At last, the priest performed the invocation ceremony. As he rang the bell and raised the champhor flame, fourteen coconuts slammed hard and burst open upon a kolam-decorated cement slab, cutting the early morning calm with a penetrating crackle. As if on cue, the music began with the strident nagaswaram, followed by the thunder and "spike" of the thavil drum. The crowd roared, "Jai, Ganapati, Jai." After several hours of waiting and preparation, Lord Ganapati's magisterial procession to the sea was finally under way.

On that early Sunday morning, September 25, more than 20 Bay Area Hindu temples and organizations joined forces to produce a Hindu festival that would be attended by thousands. Several people remarked that only Lord Ganesha, the "God of Harmony" and the honored Deity of the occasion, could have devised such an accomplishment.

The Ganesha Visarjana (Hindi for "departure") marks the close of ten days of celebration begun on Ganesha Chaturthi, the fourth day in the month of Avani, Ganesha's birthday. If is a ceremony of fond farewell to a beloved god. Clay images of Ganesha specifically prepared for the event, are ceremoniously dissolved in the ocean, signifying Ganesha's return to all pervasive consciousness. It has been celebrated as a religious festival for thousands of years, becoming a public, community-wide event early in this century in Maharasthra, India. It now draws many participants in India, especially in Bombay and Pune.

The GGGV began with a procession featuring Akili the elephant, 14 uniquely fashioned palanquins carrying colorful Ganesha murthis made of clay, two parade musicians playing the nagaswaram and thavil, four 20-foot banners highlighting 16 forms of Lord Ganesha, six flag-carrying Hindu Boy Scouts and hundreds of others Hindu and non-Hindu participants coming and going along the way. This charming and picturesque caravan ended its half-mile journey at the Baker Beach Battery Chamberlin (constructed by the Army before World War I as a strategic defense facility). The palanquins were majestically drawn up and stationed side- by-side like chariots on clouds across the uppermost tier of the Battery overlooking the blue waters of the Pacific Ocean, all against the epic backdrop of the famous Golden Gate Bridge. All agreed that it was a stunningly appropriate spot for Lord Ganesha's best-ever- in-the-USA farewell ceremony.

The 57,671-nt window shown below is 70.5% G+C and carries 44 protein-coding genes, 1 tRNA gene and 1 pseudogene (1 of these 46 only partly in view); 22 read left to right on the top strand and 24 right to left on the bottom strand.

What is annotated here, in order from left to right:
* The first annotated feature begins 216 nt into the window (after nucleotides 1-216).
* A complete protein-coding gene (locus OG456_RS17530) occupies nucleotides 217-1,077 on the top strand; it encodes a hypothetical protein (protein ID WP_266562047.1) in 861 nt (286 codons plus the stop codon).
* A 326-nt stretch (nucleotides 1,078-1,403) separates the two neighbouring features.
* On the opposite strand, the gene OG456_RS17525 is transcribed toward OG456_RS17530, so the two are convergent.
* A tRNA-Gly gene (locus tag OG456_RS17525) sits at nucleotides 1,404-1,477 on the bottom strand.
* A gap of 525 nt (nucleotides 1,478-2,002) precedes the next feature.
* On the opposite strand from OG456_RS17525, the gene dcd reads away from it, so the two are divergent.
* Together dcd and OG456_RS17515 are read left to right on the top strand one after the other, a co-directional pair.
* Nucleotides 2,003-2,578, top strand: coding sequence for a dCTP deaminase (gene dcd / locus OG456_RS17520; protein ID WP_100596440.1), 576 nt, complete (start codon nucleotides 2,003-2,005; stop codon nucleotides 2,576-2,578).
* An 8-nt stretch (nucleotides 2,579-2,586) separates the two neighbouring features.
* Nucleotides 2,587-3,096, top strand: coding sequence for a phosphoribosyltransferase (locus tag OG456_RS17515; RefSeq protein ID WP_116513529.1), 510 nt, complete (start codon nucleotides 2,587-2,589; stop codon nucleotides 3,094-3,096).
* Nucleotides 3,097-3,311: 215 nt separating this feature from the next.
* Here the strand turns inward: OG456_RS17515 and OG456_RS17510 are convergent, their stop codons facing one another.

Here, following pujas to each murthi, a rich cultural program provided a variety of events from Karnatic singing and Bharata Natyam dancing to formal speeches, Ganesha murthi decorating and, of course, lunch. Some of the finest students from more than a dozen Bay Area music and dance schools participated in the cultural presentations and transformed the gathering into a elegant pageant to Hinduism's glorious cultural heritage. Plenty of sumptuous rice and curry was available, and numerous vending stands displayed a wide assortment of Hindu religious items, especially literature – including Hinduism Today.

At three o'clock the main puja began. It was conducted by the Bay Area's own Swami Omkarananda and lasted about an hour. Afterwards, enthusiastic anticipation mounted for another procession – this time a shorter one, just down the hill and into the ocean. But the spirit had been growing all day long, and everyone was ebullient. Bells, conch, nagaswaram and thavil again marked a change of pace. A throbbing repetition of "Jai Jai Jai Gananayaka" intermeshed in almost maddening confusion with "Om Ganapati, Jai Jai Ganapati" as many other songs and chants spontaneously burst forth from crowded clusters of people gathered informally here and there. It seemed like the pulsating roar of the crowd's devotion raised the palanquins of its own accord to carry them forth to the water's edge. Like a wave, the masses of people flooded down the hill to the sea.

Although only a few people had prepared themselves with scuba diver's wet suits to brave the frigid sea and escort the murthis to their watery destination, the high spirit of the event thrust several others, including some of the priests into the water to lend a helping hand. Even some ladies, dressed fastidiously in saris, romped about in the cold surf like children. At just the perfect time, a helicopter whirled into view, circled twice over the floating gods and showered a avalanche of rose petals to bid a divine farewell.

Article copyright Himalayan Academy.